Thursday, November 16, 2017

The Waiting Crowd

There's a cold rain falling. Perhaps a degree above freezing. And I'm worrying about my squirrels, mourning doves, dark-eyed juncos, the various sparrows, the finches - all that visit the feeders. All of them my creatures that I've been feeding twice daily for some time. Black oil sunflower seeds, millet, cracked corn, peanuts, wheat grain, and the such.

I realize they're not really my creatures, but I'm attached to them with that delicate strand of humanity that forces me out in that rain clad in a thin shirt to spread the afternoon manna before the waiting crowd. And they do wait, dozens to tiny birds strung like jewels along the fence, doves hunkered in the trees above, and squirrels lining the edge of my studio roof. 

"Crowd" is appropriate - at one such feeding my wife Jan counted over 30 dove in the mix, with squirrels and dozens of sparrows, finches and juncos oblivious to each other. But it's mid-November and getting colder. I'm beginning to worry about the survival of my creatures, despite knowing that each is equipped to survive. I tend to surprise myself with the amount of concern I have for  these tiny beings, actually God's creatures, not mine. God takes care of them better than I - all I can really do is help out by feeding them.

Friday, March 31, 2017

Here's one for you:

My friend and painting buddy Larry was over today and he starting saying something to me before I was in earshot. So I started haranguing him, good-naturedly of course:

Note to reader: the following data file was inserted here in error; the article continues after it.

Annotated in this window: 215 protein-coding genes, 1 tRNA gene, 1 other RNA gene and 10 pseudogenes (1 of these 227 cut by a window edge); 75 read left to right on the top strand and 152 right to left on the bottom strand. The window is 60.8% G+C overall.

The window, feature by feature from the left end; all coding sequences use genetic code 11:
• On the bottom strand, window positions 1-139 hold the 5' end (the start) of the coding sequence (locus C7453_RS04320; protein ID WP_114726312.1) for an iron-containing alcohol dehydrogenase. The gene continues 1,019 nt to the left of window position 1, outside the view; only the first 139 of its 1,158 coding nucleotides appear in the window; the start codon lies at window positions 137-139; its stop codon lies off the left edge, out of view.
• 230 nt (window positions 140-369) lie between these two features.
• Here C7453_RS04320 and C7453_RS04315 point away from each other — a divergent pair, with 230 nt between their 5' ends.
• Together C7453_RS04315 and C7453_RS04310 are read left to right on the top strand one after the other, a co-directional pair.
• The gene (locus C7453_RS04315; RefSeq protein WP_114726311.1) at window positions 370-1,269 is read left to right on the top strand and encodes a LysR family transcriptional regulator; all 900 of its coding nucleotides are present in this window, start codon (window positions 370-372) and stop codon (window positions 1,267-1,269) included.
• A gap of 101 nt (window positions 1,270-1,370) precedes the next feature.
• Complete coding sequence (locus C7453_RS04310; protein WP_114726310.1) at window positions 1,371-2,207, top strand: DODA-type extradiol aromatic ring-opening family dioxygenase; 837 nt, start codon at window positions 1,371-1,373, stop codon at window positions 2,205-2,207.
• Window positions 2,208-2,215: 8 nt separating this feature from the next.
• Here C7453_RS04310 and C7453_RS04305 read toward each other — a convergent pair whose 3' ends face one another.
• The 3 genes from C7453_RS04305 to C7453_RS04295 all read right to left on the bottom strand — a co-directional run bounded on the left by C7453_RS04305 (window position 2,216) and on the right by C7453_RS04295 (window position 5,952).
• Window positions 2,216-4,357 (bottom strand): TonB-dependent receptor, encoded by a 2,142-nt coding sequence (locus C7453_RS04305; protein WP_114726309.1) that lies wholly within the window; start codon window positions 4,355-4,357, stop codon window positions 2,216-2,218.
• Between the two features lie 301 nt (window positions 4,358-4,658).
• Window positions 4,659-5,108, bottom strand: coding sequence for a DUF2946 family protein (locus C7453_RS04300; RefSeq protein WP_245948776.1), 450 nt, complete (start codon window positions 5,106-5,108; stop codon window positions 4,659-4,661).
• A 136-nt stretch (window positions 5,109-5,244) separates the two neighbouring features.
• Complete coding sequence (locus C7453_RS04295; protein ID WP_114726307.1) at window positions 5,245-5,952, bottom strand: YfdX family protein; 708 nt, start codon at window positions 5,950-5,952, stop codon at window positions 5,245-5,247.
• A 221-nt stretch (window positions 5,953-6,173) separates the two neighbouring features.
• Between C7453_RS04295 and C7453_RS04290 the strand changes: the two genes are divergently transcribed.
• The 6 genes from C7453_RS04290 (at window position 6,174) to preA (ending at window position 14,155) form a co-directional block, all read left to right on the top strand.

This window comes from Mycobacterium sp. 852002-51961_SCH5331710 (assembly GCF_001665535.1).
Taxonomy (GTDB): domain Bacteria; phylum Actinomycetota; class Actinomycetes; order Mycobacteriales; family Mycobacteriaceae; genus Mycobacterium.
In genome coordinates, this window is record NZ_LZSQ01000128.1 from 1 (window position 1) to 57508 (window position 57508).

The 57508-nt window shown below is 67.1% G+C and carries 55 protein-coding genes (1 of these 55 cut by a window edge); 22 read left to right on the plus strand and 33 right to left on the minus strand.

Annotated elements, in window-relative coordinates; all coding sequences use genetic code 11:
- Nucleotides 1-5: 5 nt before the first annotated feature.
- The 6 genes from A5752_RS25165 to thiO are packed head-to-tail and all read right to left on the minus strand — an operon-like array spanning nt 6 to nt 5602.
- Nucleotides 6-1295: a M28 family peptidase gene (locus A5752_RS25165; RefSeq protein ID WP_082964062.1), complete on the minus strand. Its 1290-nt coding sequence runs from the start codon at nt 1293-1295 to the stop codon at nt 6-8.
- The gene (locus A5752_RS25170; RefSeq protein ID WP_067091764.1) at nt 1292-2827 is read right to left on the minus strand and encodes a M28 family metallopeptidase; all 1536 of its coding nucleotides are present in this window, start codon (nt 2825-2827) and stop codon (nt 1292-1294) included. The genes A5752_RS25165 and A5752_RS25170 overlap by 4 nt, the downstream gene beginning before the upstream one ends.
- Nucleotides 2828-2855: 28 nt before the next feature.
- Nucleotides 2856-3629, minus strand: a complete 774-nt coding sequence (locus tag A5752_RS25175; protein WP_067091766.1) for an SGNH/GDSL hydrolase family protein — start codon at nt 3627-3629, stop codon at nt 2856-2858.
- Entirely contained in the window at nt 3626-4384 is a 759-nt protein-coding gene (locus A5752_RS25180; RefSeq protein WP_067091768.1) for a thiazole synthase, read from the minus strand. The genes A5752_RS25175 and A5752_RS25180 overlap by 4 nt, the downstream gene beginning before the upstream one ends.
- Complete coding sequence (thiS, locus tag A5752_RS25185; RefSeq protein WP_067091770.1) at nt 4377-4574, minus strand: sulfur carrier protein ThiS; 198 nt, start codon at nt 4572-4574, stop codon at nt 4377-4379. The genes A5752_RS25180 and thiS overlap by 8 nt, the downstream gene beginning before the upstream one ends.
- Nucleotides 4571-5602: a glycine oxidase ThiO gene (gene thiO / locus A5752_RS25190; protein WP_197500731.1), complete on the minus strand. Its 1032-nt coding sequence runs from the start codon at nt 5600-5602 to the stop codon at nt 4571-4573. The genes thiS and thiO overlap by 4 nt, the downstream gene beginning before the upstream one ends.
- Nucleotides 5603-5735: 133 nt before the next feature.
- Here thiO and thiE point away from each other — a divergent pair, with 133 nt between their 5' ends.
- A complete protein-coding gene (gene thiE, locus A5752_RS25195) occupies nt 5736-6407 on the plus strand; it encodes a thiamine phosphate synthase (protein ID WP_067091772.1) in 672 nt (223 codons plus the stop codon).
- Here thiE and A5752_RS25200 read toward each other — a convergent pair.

"Hey! I'm 75 and hard-of-hearing!", I told him.

"That's okay, I'm 67 and hard-of-talking", he retorted.

It's tough to get one past the guy.

Thursday, March 9, 2017

press briefings

press briefing
dog turds
litter the backyard

Tuesday, January 24, 2017

Reflections in the Reeds

A breeze weaves through bulrush and cat-tail, carrying the scent of Russian olive trees in bloom. The marsh is alive with flights of redwings, yellow-headed blackbirds and marsh wrens. The sounds of birds and insects are everywhere.

cumulus
a hawk spirals down
the updraft 

My brother and I used to put in at this very spot. He died two years ago and I remember his quietness, his calm. I miss him. I was always looking for something else. Discontented. I've learned to slow it down, however, enjoy life as it's happening – perhaps I'm becoming more like him. I could do worse. Now if I can paddle the pond on my own. 

in a canoe's wake
the ebb and flow
of clouds

July 2013, vol 9, no 2
Issue of Contemporary Haibun Online 

Just been thinking about Bing, my brother who died a few years back, and decided to post this. 

Friday, January 20, 2017

paradox

sun on snow
the paradox
of you and me

Sunday, January 15, 2017

Gathering storm

gathering storm
each cloud
consumes the other

Saturday, January 7, 2017

The hurt

peeling
a bruised peach –
the hurt within